• Doctors often use hard-sell techniques to get patients to agree to surgery. In some cases, patients report they were promised impossible results and ``no-risk'' surgery. One woman in her 50s says a doctor called her at home several times to persuade her to have surgery. On the day of the procedure, she got a consent form citing the risk of death, but was told to ignore it because it was ``only a formality.''

    Some clinics offer on-the-spot financing. Interest can be 20%

  • In brochures and ads, and on Internet sites, many doctors have what seems to be misleading information about their experience, credentials and the nature of cosmetic surgery. Some appear to break advertising rules of the College of Physicians and Surgeons of Ontario.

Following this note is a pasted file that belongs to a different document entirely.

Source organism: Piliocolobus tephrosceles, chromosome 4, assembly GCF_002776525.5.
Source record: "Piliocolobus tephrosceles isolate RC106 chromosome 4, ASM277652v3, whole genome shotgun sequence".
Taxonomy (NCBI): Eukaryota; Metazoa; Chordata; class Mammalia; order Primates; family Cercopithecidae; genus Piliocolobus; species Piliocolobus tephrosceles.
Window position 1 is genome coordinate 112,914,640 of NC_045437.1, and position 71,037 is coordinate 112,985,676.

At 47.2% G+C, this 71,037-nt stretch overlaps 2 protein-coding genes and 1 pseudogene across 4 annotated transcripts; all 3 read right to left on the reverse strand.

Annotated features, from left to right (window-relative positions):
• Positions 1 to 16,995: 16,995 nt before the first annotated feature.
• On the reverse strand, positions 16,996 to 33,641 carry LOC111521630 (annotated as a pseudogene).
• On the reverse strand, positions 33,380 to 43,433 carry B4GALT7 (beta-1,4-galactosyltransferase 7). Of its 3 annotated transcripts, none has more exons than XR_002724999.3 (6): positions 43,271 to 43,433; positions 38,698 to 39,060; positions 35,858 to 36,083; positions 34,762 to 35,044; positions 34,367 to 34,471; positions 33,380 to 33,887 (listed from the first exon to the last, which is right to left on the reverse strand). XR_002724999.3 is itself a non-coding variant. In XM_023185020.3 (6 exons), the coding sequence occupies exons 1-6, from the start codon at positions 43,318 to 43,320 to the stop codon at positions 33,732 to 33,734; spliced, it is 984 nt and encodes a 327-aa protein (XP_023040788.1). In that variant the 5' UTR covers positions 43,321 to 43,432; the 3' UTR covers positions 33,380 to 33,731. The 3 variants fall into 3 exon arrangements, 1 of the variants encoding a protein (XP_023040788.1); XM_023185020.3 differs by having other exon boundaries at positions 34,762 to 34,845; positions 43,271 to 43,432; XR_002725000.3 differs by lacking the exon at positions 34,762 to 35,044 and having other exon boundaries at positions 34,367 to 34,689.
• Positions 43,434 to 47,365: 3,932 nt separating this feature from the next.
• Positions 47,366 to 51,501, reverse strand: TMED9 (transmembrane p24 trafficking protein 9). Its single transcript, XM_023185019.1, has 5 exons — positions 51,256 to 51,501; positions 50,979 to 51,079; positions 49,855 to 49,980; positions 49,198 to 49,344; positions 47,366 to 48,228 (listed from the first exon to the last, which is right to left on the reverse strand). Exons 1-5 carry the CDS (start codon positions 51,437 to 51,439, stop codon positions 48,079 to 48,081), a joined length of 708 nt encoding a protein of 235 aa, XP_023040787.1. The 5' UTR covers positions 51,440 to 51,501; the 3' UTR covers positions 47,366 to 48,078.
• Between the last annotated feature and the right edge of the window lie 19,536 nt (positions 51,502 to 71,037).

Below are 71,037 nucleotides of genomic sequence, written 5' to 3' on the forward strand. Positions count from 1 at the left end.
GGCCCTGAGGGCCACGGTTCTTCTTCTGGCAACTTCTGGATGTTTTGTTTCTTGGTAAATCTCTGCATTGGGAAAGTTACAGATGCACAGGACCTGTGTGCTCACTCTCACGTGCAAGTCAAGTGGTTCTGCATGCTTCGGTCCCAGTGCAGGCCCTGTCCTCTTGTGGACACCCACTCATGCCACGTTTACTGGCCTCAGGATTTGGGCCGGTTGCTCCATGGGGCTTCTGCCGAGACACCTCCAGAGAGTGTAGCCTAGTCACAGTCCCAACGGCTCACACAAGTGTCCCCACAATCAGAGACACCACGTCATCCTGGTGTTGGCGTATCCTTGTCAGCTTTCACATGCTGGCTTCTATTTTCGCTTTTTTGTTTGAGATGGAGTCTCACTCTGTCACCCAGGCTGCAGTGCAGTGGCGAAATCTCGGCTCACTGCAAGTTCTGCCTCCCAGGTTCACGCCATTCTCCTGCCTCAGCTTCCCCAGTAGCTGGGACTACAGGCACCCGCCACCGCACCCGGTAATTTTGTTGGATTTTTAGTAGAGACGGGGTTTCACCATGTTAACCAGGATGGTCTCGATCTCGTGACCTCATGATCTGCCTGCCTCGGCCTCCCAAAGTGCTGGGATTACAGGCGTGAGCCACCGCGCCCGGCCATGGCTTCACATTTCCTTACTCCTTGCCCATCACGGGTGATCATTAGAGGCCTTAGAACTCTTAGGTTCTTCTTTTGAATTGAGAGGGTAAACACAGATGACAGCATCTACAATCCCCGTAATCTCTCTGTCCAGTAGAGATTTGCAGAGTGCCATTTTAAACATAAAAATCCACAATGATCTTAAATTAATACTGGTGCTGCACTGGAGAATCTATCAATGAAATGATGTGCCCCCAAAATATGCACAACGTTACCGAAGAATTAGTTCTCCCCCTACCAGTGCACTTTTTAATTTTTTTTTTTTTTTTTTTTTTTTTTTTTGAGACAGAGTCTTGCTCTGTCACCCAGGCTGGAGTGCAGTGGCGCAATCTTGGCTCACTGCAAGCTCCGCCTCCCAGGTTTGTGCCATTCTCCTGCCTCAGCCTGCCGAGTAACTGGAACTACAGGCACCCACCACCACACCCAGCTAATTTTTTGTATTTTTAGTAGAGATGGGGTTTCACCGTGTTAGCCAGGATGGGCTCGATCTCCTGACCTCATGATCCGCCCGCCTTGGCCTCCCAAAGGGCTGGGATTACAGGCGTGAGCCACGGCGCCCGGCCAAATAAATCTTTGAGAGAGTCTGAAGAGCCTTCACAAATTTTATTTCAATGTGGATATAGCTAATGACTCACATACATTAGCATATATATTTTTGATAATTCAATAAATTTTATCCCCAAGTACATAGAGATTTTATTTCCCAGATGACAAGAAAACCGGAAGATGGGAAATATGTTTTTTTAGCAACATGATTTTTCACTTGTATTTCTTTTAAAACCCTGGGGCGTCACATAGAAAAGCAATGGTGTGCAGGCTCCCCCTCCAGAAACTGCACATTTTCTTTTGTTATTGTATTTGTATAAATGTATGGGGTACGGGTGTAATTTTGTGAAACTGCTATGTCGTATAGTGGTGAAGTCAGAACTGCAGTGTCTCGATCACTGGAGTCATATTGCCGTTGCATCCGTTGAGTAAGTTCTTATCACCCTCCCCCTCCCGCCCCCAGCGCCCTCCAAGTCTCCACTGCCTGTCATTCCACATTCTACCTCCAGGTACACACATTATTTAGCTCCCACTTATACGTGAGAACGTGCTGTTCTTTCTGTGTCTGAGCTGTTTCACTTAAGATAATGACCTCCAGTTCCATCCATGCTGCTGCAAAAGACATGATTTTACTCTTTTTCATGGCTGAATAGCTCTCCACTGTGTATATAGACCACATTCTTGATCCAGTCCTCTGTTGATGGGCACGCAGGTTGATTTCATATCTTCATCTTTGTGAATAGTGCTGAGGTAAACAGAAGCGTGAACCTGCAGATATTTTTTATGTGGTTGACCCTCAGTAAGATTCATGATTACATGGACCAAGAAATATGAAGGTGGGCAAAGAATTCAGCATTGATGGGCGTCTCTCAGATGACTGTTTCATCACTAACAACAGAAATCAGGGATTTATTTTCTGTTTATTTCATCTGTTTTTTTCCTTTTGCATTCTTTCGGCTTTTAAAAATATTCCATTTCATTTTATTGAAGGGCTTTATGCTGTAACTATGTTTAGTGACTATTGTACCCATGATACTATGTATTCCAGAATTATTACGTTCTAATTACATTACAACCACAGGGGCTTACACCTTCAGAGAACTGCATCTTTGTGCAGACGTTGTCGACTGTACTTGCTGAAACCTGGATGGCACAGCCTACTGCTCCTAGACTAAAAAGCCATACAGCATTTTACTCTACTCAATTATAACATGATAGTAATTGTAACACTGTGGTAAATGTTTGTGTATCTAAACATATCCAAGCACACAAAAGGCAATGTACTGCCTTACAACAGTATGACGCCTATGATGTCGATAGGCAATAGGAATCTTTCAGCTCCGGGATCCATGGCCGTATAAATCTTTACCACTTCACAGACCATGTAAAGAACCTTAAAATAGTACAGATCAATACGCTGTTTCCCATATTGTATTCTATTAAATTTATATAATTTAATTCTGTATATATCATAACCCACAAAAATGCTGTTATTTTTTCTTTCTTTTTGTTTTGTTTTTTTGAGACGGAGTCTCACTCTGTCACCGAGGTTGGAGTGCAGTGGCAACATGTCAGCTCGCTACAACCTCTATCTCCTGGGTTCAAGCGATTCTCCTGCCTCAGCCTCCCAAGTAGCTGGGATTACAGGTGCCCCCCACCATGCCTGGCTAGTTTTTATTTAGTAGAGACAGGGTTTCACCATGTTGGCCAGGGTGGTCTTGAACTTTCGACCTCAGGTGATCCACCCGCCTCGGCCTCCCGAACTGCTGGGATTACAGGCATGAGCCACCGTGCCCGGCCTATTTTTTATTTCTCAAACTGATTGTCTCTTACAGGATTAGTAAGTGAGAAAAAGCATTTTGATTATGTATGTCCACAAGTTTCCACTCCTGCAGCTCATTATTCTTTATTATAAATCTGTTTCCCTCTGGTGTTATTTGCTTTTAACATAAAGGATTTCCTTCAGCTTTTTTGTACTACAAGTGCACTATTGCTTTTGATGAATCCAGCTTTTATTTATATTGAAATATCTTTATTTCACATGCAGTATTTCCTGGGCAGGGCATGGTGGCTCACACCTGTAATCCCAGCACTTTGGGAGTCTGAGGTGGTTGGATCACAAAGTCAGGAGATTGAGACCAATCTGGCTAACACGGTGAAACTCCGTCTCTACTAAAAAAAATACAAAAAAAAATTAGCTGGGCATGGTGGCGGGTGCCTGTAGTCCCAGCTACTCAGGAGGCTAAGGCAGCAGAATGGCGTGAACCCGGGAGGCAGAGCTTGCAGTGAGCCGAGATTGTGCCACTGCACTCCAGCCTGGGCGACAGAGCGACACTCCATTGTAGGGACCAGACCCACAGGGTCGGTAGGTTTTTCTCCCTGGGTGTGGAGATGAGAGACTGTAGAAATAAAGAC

• Some clinics offer on-the-spot financing, arranged with the help of clinic staff. Interest rates can be 20 per cent, or more. Some finance companies even charge the doctors a percentage of the loan.

    Ciuffreda is suing the doctor, general surgeon Alvin Anderson, and the clinic.

    In his statement of defence, Anderson acknowledges that further surgery was required to achieve the desired results in Ciuffreda's case. He says he was willing to perform this extra surgery for free.

    However, he says, because Ciuffreda and the clinic could not agree on a fee for the clinic for the additional work, he was ``denied permission to use the clinic facilities for the subsequent surgery.''

    Ciuffreda says she is speaking out because she thinks more people need to be aware of what can go wrong during cosmetic surgery.